In the year before I began my simplicity project, I juggled a demanding full-time job, a blended family, and a health condition requiring monthly visits to a specialist in Vancouver (a two-hour ferry ride away). I began two big new writing projects and participated in an online writers’ group. I took golf lessons, a semester-long photography course, and an intensive writing workshop. I had surgery and I published my book, An Alphabet of Men: Dating My Way from Adam to Zak (a book about the  year when I took complication to dizzying new heights).

As you can see, simplicity hasn’t really been my thing.

But after a difficult surgery, and a longer-than-anticipated recovery, I realized that maybe things had become a teeny bit out of hand.

Okay, maybe I realized that I was exhausted and strung out, and that I wasn’t going to get better if I kept up this frantic pace in my life.

And so my Year of Simplicity began. Here are 10 small steps I’ve taken in the first three months of my journey:

1. Find inspiration

I started by reading Courtney Carver’s Soulful Simplicity, and Shauna Niequist’s Present Over Perfect: Leaving Behind Frantic for a Simpler, More Soulful Way of Living. Their stories provided me with the insight and the inspiration to begin. They also reminded me that embracing simplicity takes time, critical information for somebody who would most certainly have set out to declutter her entire house in a single weekend.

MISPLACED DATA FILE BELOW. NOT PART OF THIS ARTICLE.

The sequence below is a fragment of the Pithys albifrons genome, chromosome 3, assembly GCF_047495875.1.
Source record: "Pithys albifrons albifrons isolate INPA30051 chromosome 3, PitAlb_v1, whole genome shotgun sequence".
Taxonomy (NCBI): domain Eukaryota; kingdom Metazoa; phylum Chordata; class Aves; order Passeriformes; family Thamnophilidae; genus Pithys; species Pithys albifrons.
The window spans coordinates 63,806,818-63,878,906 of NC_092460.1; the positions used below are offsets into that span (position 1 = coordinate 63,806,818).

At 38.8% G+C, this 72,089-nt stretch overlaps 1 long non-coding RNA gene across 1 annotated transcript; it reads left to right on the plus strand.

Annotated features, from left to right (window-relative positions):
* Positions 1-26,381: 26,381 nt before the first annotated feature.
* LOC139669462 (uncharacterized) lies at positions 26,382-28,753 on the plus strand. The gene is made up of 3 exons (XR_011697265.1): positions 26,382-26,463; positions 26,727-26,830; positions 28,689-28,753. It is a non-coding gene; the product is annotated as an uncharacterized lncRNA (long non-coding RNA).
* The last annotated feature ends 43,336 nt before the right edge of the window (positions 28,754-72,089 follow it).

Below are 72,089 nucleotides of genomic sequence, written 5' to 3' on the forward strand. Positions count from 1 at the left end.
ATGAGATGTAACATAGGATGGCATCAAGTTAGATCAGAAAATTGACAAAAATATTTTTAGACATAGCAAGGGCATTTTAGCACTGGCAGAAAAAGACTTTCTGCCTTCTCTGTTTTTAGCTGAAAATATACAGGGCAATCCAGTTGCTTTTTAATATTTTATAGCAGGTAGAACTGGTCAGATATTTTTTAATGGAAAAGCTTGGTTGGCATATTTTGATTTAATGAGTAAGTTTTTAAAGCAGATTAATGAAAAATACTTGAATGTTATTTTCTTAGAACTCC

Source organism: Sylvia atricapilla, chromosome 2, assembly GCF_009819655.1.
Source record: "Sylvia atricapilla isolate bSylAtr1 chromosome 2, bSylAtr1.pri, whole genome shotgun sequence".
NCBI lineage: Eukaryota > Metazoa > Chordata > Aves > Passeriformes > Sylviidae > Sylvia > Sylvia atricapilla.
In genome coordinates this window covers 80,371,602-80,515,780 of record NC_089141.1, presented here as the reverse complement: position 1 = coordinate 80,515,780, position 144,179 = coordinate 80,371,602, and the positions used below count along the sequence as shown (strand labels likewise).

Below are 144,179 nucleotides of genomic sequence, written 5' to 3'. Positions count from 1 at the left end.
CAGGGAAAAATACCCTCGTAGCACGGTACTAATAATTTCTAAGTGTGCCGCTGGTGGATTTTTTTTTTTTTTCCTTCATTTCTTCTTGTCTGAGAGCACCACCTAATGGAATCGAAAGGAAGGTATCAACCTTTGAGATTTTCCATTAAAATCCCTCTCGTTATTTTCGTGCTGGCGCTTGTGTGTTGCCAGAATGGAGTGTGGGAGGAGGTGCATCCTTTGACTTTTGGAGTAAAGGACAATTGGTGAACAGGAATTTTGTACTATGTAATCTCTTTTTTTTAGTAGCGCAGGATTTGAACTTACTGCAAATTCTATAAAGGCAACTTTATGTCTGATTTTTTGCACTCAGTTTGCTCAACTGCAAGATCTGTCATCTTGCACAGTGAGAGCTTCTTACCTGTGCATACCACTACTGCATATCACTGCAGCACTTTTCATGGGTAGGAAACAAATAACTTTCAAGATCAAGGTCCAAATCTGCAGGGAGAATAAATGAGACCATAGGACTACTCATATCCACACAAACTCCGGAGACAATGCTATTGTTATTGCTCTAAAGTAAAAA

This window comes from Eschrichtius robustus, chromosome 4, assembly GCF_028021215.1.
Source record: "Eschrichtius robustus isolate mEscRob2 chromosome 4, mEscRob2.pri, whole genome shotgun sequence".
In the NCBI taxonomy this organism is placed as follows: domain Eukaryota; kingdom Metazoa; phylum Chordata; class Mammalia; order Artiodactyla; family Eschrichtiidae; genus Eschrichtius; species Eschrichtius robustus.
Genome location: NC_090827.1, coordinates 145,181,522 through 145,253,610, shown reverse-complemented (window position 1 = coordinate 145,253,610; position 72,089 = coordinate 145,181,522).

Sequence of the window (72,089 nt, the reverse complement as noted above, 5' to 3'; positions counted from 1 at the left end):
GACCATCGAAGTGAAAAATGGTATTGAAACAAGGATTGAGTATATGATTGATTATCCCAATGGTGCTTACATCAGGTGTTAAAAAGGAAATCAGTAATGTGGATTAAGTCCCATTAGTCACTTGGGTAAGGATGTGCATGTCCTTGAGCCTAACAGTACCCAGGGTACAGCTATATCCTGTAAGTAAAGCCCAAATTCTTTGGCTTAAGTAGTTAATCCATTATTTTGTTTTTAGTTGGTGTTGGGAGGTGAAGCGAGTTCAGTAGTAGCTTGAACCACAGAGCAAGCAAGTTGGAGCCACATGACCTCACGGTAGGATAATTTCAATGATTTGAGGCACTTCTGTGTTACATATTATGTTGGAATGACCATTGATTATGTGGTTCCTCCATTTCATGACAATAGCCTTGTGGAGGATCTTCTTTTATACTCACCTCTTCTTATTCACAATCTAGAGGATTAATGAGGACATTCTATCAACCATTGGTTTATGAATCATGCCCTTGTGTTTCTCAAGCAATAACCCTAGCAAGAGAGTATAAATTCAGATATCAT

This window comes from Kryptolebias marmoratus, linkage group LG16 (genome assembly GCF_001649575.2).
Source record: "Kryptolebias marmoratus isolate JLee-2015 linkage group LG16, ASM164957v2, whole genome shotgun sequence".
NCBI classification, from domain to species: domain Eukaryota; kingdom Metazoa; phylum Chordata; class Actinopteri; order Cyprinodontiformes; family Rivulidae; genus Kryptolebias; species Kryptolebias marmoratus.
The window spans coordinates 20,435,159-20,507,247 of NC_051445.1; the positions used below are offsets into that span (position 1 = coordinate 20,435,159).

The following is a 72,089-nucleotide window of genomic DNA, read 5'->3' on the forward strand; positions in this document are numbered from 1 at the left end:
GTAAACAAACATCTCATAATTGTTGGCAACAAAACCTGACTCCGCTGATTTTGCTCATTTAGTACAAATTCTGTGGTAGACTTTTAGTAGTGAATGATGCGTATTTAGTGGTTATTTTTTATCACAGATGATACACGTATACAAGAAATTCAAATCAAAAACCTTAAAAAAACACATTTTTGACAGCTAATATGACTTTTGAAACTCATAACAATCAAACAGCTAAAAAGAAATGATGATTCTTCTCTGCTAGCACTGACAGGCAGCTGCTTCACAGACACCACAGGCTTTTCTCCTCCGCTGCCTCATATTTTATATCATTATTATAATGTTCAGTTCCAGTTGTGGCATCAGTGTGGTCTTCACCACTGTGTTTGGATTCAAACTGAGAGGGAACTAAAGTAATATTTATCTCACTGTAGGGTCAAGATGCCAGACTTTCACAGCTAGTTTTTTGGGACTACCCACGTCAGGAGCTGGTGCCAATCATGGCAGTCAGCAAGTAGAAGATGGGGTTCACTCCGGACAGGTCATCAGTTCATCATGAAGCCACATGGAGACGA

2. Identify the longing

My Year of Simplicity began as a deep longing for things to be different, and before I began, I had to get to the heart of what simplicity looked like for me. I knew I was ready to give up on crazy, super-busy, frantic distraction. That was pretty clear. But I needed to know exactly what I was hoping to feel instead: calm, centered, and grounded.

3. Create a Yes and No list

So what was I saying yes to? Rest. Journalling. Calm. I was saying yes to space, stillness and silence. Yes to paring down, to knowing I was enough and had enough. I was saying yes to breath and trust and freedom.

And no? I was saying no to busyness, distraction and over-commitment. No to clutter and people pleasing and striving. No to controlling everything in my life.

It’s good, it turns out, to be really clear about these things.

4. Keep reminders at hand

The home screen on my phone is a photo that embodies simple living for me. The first pages of the journal I write in every morning have reminders about why I’m embracing simplicity. You’ll find my Yes and No list there, and a simple graphic surrounded by all the words that describe my version of simplicity.